September 28, 2023 at 6:00 a.m.
Remembering a true shepherd of people
Mary DeTurris Poust
(Courtesy photo of CINDY SCHULTZ)
For several years, my office in the chancery at the Diocese of Albany was right next door to that of Father David LeFort, who died Aug. 31 at the age of 55. He used to enter the chancery whistling or humming, popping in to say good morning, often in Italian, before getting down to the business of the day, which was always substantial.
News of Father LeFort’s death came as a shock, and I found myself shaken by what seemed like an impossibility. Although I hadn’t seen Father LeFort since leaving my position 18 months prior, we had worked side-by-side on so many challenging projects — along with the rest of the leadership team — that it was hard to fathom the permanent absence of his unwavering loyalty and dedication to his vocation, to the Diocese, and to our bishop. I had a front-row seat to the non-stop effort he put into everything he was tasked with juggling in his position as Vicar General.
Although he was one of my supervisors, we could argue like siblings, going toe to toe on issues we both felt strongly about. At the end of the day — or maybe the next day when things were particularly prickly — we would come back around as if nothing had happened, roll up our sleeves and get back to work. I knew he always had my back, and he made a critical difference in my professional life multiple times during my tenure. If I needed something important, really needed something, I could go to him, and I knew he would listen and do what he could to help. That’s something for which I will always be grateful, something I will never forget. And isn’t that what any of us would hope for when we leave this earth? That someone somewhere would think of us as having made a difference not just in a general way but in a personal way.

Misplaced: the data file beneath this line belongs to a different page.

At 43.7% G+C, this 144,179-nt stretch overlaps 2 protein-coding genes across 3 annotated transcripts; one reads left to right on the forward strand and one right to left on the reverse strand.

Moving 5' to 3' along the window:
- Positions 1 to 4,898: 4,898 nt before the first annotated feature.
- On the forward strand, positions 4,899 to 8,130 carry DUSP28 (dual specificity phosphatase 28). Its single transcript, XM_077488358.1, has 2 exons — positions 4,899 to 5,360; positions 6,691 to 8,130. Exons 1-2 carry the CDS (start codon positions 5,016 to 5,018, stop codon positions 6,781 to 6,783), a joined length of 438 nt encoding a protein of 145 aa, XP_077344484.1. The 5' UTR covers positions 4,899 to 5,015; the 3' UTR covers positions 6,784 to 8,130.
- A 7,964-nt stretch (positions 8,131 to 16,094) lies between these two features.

It’s not always easy to realize how we might be affecting people when we’re going through the motions. There’s a good chance Father LeFort never realized the impact he was making on the lives of those around him. All any of us can do is keep caring, moving forward, picking ourselves up when we get off track, and starting again every time we find ourselves beaten down by what life often doles out.
One of my favorite memories I have of Father LeFort was when he shared with me a moment from his life as a boy growing up on a farm. He looked after the sheep; they knew his voice, he said, and he could lay down on the ground among them, and they would not leave his side. I remember telling him how perfect it was, then, that he was called to be a shepherd of people.
Back in 2018, when I helped arrange an interview with the Times Union for a Faces of Faith feature on Father LeFort for the Saturday religion page, he said this about his vocation and his faith:
“I’ve found over and over that my deep joy is what invites others to experience my faith and the faith of the Catholic Church,” he told the Times Union. “I’m confident God loves me — and every other human person in all of creation — with a very particular love, which strengthens me, encourages me, consoles and comforts me. It’s that love that keeps challenging me to proclaim the gift of God to all.”
If you spent any time with Father LeFort, you had no doubt about his deep devotion to his vocation to the priesthood. It was who he was, with all his being. He was asked to do many things far beyond that original calling, as is the case for most of our priests in order to keep our parish and diocesan operations running, but at his core, he was first and foremost a priest and a beloved child of God — both shepherd and sheep. He will be missed. Rest in peace.
Mary DeTurris Poust is a writer, retreat leader and spiritual director living in Delmar. Visit her website at www.NotStrictlySpiritual.com.